Since the television ban isn’t in effect, the sanctions won’t be that bad from a monetary standpoint unless the Pac-10 Conference decides that since it can’t go to a bowl Southern Cal shouldn’t share in bowl revenues. There is precedent for that. Just go back to 1984 and again in 1990, the last two times the University of Florida was on probation. In both situations, the Southeastern Conference piled on the penalties. In addition to the bowl and television bans and the scholarship reductions, the Gators had the 1984 SEC championship, which was won on the field, stripped and then wasn’t allowed to compete for the SEC in 1990, Steve Spurrier’s first year and a season in which the Gators would have won the SEC.
The Pac-10 might demand that Southern Cal return bowl revenues from 2004 and again in 2005. The school has already had to return more than $206,000 earned in its NCAA Basketball Tournament appearance that year. The NCAA did accept Southern Cal’s self-imposed penalties for basketball which include a reduction in scholarships and no NCAA tournament either last season or the upcoming 2010-11 season.
There is also a chance that some of Lane Kiffin’s first recruiting class, which was one of the three best in the nation for 2010, might change their minds and opt out of their letters of intent, which is their right since the Trojans are in the NCAA jail. There is a real possibility that stud offensive tackle Seantrel Henderson, who was considered the best offensive lineman in the nation, could opt out. Henderson reportedly signed financial aid papers but not his letter of intent.
The Trojans have a loaded roster for the 2010 season but the scholarship cuts will do a fairly good job of sending USC back into the dark ages once they kick in with the 2012 recruiting class. Southern Cal can’t sign more than 15 players for their 2012, 2013 and 2014 recruiting classes and they can’t have more than 75 scholarship players (85 is the limit) on the roster at any time during those years.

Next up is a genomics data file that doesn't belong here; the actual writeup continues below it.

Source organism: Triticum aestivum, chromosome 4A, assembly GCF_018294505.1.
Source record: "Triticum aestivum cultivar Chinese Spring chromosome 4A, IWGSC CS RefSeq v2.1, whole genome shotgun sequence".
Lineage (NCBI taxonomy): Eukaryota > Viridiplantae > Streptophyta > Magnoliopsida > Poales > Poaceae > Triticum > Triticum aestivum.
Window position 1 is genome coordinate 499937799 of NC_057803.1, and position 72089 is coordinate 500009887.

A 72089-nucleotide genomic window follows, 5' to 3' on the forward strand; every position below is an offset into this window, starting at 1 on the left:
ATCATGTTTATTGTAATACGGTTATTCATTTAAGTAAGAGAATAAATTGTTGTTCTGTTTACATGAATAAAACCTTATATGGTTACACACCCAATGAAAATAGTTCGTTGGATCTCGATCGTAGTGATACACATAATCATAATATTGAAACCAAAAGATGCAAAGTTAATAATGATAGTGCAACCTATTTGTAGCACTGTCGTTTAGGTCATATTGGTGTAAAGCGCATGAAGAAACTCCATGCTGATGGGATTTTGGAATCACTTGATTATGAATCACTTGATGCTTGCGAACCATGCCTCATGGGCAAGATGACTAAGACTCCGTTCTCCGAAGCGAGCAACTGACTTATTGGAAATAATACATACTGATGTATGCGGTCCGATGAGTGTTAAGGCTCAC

While a 75-man roster might not sound like a big deal, this is devastating. The Trojans have approximately 63 non-freshmen on the 2010 roster (20 seniors, 22 juniors and 21 sophomores) to go with 19 freshmen and one juco transfer signed for the recruiting class of 2010.
So let’s do some math.
Southern Cal will be able to sign 22 freshmen for the class of 2011 if there are that many who want to be part of a program that has been nuked. In 2011, Southern Cal will lose 22 seniors bringing the scholarship numbers down to 63. They can’t sign more than 15 and can’t have but 75 on the roster, so if there is no attrition, USC will be only able to sign 12 in its 2012 recruiting class.
Let’s go to the next season. Southern Cal has 75 on scholarship but will lose 22 (remember there was a juco in the 2010 class) which drops the number to 53 and the Trojans can only sign 15. That means 68 on scholarship. Georgia Southern, which plays in D-1AA, can have as many as 70.